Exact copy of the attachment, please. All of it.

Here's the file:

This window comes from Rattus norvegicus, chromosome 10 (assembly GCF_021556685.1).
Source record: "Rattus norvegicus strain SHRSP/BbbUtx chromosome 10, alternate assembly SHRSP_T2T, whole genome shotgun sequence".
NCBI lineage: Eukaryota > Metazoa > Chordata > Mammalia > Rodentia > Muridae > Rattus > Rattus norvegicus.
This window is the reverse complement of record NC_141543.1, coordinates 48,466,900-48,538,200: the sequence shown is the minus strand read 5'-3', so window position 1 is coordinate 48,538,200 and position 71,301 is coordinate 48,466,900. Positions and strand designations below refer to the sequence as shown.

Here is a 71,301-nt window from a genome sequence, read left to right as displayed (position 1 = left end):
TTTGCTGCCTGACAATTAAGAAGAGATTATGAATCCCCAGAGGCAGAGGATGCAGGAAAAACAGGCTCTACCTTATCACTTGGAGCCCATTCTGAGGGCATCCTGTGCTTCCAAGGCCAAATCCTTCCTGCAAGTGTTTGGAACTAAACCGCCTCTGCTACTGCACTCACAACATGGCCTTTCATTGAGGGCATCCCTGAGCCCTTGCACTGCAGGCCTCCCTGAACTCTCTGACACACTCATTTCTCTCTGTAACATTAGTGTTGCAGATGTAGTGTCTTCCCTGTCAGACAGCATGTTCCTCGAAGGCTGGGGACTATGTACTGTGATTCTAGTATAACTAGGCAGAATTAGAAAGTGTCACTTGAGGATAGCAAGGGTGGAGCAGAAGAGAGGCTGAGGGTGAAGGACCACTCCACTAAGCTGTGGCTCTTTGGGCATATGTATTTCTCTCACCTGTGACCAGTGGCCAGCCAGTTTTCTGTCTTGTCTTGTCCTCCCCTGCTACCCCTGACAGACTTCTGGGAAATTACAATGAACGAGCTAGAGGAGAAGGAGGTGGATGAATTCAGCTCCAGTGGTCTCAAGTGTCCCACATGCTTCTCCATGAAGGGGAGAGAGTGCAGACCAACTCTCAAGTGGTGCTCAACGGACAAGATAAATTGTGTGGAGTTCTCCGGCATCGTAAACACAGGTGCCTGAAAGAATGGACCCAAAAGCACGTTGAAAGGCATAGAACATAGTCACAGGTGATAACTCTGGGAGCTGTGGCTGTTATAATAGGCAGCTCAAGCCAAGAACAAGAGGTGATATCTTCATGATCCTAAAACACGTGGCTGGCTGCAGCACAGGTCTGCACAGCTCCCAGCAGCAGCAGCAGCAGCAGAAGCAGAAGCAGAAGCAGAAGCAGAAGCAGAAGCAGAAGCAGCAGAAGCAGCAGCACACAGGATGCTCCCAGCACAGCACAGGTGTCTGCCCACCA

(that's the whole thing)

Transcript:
This window comes from Rattus norvegicus, chromosome 10 (assembly GCF_021556685.1).
Source record: "Rattus norvegicus strain SHRSP/BbbUtx chromosome 10, alternate assembly SHRSP_T2T, whole genome shotgun sequence".
NCBI lineage: Eukaryota > Metazoa > Chordata > Mammalia > Rodentia > Muridae > Rattus > Rattus norvegicus.
This window is the reverse complement of record NC_141543.1, coordinates 48,466,900-48,538,200: the sequence shown is the minus strand read 5'-3', so window position 1 is coordinate 48,538,200 and position 71,301 is coordinate 48,466,900. Positions and strand designations below refer to the sequence as shown.

Here is a 71,301-nt window from a genome sequence, read left to right as displayed (position 1 = left end):
TTTGCTGCCTGACAATTAAGAAGAGATTATGAATCCCCAGAGGCAGAGGATGCAGGAAAAACAGGCTCTACCTTATCACTTGGAGCCCATTCTGAGGGCATCCTGTGCTTCCAAGGCCAAATCCTTCCTGCAAGTGTTTGGAACTAAACCGCCTCTGCTACTGCACTCACAACATGGCCTTTCATTGAGGGCATCCCTGAGCCCTTGCACTGCAGGCCTCCCTGAACTCTCTGACACACTCATTTCTCTCTGTAACATTAGTGTTGCAGATGTAGTGTCTTCCCTGTCAGACAGCATGTTCCTCGAAGGCTGGGGACTATGTACTGTGATTCTAGTATAACTAGGCAGAATTAGAAAGTGTCACTTGAGGATAGCAAGGGTGGAGCAGAAGAGAGGCTGAGGGTGAAGGACCACTCCACTAAGCTGTGGCTCTTTGGGCATATGTATTTCTCTCACCTGTGACCAGTGGCCAGCCAGTTTTCTGTCTTGTCTTGTCCTCCCCTGCTACCCCTGACAGACTTCTGGGAAATTACAATGAACGAGCTAGAGGAGAAGGAGGTGGATGAATTCAGCTCCAGTGGTCTCAAGTGTCCCACATGCTTCTCCATGAAGGGGAGAGAGTGCAGACCAACTCTCAAGTGGTGCTCAACGGACAAGATAAATTGTGTGGAGTTCTCCGGCATCGTAAACACAGGTGCCTGAAAGAATGGACCCAAAAGCACGTTGAAAGGCATAGAACATAGTCACAGGTGATAACTCTGGGAGCTGTGGCTGTTATAATAGGCAGCTCAAGCCAAGAACAAGAGGTGATATCTTCATGATCCTAAAACACGTGGCTGGCTGCAGCACAGGTCTGCACAGCTCCCAGCAGCAGCAGCAGCAGCAGAAGCAGAAGCAGAAGCAGAAGCAGAAGCAGAAGCAGAAGCAGCAGAAGCAGCAGCACACAGGATGCTCCCAGCACAGCACAGGTGTCTGCCCACCA